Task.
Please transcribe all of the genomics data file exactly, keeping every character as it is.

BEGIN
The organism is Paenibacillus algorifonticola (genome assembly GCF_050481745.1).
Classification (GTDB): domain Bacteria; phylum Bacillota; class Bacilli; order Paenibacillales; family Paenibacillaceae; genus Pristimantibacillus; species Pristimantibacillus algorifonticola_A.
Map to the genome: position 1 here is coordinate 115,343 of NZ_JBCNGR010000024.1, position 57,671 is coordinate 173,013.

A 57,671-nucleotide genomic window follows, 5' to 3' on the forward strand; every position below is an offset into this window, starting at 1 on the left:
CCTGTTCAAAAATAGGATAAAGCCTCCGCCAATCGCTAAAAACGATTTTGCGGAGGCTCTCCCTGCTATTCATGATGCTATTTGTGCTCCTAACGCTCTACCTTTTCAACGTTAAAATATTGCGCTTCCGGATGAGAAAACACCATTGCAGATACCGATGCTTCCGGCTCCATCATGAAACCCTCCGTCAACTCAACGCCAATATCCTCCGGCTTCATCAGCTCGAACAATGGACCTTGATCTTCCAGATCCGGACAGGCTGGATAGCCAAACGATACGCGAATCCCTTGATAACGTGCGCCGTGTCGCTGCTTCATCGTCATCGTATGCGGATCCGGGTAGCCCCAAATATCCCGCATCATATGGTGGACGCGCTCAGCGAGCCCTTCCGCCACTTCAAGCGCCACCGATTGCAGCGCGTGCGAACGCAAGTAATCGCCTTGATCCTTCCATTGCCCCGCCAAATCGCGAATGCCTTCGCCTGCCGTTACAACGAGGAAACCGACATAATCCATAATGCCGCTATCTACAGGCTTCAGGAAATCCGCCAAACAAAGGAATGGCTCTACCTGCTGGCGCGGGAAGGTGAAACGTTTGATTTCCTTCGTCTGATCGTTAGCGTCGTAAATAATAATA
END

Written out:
The organism is Paenibacillus algorifonticola (genome assembly GCF_050481745.1).
Classification (GTDB): domain Bacteria; phylum Bacillota; class Bacilli; order Paenibacillales; family Paenibacillaceae; genus Pristimantibacillus; species Pristimantibacillus algorifonticola_A.
Map to the genome: position 1 here is coordinate 115,343 of NZ_JBCNGR010000024.1, position 57,671 is coordinate 173,013.

A 57,671-nucleotide genomic window follows, 5' to 3' on the forward strand; every position below is an offset into this window, starting at 1 on the left:
CCTGTTCAAAAATAGGATAAAGCCTCCGCCAATCGCTAAAAACGATTTTGCGGAGGCTCTCCCTGCTATTCATGATGCTATTTGTGCTCCTAACGCTCTACCTTTTCAACGTTAAAATATTGCGCTTCCGGATGAGAAAACACCATTGCAGATACCGATGCTTCCGGCTCCATCATGAAACCCTCCGTCAACTCAACGCCAATATCCTCCGGCTTCATCAGCTCGAACAATGGACCTTGATCTTCCAGATCCGGACAGGCTGGATAGCCAAACGATACGCGAATCCCTTGATAACGTGCGCCGTGTCGCTGCTTCATCGTCATCGTATGCGGATCCGGGTAGCCCCAAATATCCCGCATCATATGGTGGACGCGCTCAGCGAGCCCTTCCGCCACTTCAAGCGCCACCGATTGCAGCGCGTGCGAACGCAAGTAATCGCCTTGATCCTTCCATTGCCCCGCCAAATCGCGAATGCCTTCGCCTGCCGTTACAACGAGGAAACCGACATAATCCATAATGCCGCTATCTACAGGCTTCAGGAAATCCGCCAAACAAAGGAATGGCTCTACCTGCTGGCGCGGGAAGGTGAAACGTTTGATTTCCTTCGTCTGATCGTTAGCGTCGTAAATAATAATA